Compulsory training in the use of pesticides
Since 1 September 2005, training in the use of pesticides has been compulsory for people who use pesticides as part of their job or business in NSW. These pesticide users must do a short refresher course every five years.
Pesticides can be dangerous if incorrectly applied or managed. Training in their correct use minimises mistakes when pesticides are used and help protect workers, their families, the community, trade and the environment. If you apply pesticides as part of your job or business, then you need to be trained and keep your training up-to-date.
Compulsory to keep records of pesticide use
Keeping records of pesticide use is compulsory for people who use pesticides as part of their job or business in NSW. Keeping records can help reduce health, trade and environmental impacts by providing vital information if problems occur. It can also help track the effectiveness of the pesticides used, and in the event of an incident, assist in demonstrating that pesticides were used responsibly.
Notification of pesticide use
Since February 2007, certain groups must provide notification of pesticide use. Public authorities are required to develop notification plans, and property managers and pest management technicians must give notice of pesticide applications to common areas of flats and other multiple occupancy dwellings.
Pesticide control orders
When the APVMA declares pesticides products to be restricted pesticides, they can only be supplied to and used by persons authorised under state legislation.
The Pesticides Act requires a person who uses a restricted pesticide to be authorised to do so by way of pesticide control orders.
Copper chrome arsenate (CCA)
The APVMA released the final review report on the findings and regulatory outcomes of arsenic timber treatments (copper chrome arsenate (CCA) and arsenic trioxide) in March 2005. The APVMA recommendations included:
- CCA timber treatment products will be prohibited for future use on timber intended for use in children's play equipment, picnic tables, decking and handrails.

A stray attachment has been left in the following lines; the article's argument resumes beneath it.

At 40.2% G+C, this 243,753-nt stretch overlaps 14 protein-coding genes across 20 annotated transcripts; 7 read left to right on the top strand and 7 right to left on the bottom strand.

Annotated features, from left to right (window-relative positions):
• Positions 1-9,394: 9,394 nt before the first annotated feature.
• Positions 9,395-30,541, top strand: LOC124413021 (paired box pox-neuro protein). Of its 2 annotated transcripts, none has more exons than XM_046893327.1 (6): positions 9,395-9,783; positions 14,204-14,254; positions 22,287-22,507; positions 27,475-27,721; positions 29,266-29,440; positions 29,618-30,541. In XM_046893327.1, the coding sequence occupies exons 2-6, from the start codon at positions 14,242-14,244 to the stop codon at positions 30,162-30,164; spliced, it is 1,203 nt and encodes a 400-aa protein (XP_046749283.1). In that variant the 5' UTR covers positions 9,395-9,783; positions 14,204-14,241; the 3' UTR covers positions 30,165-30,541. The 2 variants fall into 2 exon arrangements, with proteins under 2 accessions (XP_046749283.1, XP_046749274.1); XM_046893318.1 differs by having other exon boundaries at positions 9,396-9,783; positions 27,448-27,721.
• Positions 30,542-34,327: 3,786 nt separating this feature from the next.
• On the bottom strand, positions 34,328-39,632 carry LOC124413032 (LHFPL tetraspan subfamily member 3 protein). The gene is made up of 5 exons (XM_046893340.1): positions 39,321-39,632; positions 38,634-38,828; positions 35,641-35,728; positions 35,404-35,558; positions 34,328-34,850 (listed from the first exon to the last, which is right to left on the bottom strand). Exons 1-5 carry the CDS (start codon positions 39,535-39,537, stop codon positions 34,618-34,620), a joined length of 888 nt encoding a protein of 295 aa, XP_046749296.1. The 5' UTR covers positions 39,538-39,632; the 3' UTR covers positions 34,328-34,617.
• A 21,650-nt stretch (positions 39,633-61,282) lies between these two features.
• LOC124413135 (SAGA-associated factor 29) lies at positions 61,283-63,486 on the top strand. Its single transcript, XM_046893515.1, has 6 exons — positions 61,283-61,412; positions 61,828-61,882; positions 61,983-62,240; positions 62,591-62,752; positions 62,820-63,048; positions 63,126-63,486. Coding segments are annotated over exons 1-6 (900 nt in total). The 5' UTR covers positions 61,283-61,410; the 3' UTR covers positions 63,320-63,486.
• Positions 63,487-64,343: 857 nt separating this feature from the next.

- Supply of CCA timber treatment products will be restricted to appropriately trained users.
- Timber treatment facilities must be designed and operated to meet Australian Standards for timber treatment.
- CCA product labels will provide more detailed instructions for timber treatment operations, waste management and disposal and protection of the environment.
A copy of the report and frequently asked questions and answers about CCA are available on the APVMA website.
Health information about CCA and treated timber is also available from NSW Health.
The EPA licenses facilities in the wood preservation industry under the Protection of the Environment Operations Act 1997. During 2003 the EPA audited these facilities and continues to encourage the industry to make further environmental improvements by implementing best environmental management practices.
More information about pesticides laws and reporting a pesticide misuse
For more information about pesticides laws, contact Environment Line. For information on reporting a pesticide incident see How to respond to a pesticide incident.
For information on which pesticides are registered, which substances fall under the legal definition of a pesticide or what pesticides are under review contact the APVMA on (02) 6210 4748 or visit APVMA website.
Page last updated: 04 December 2012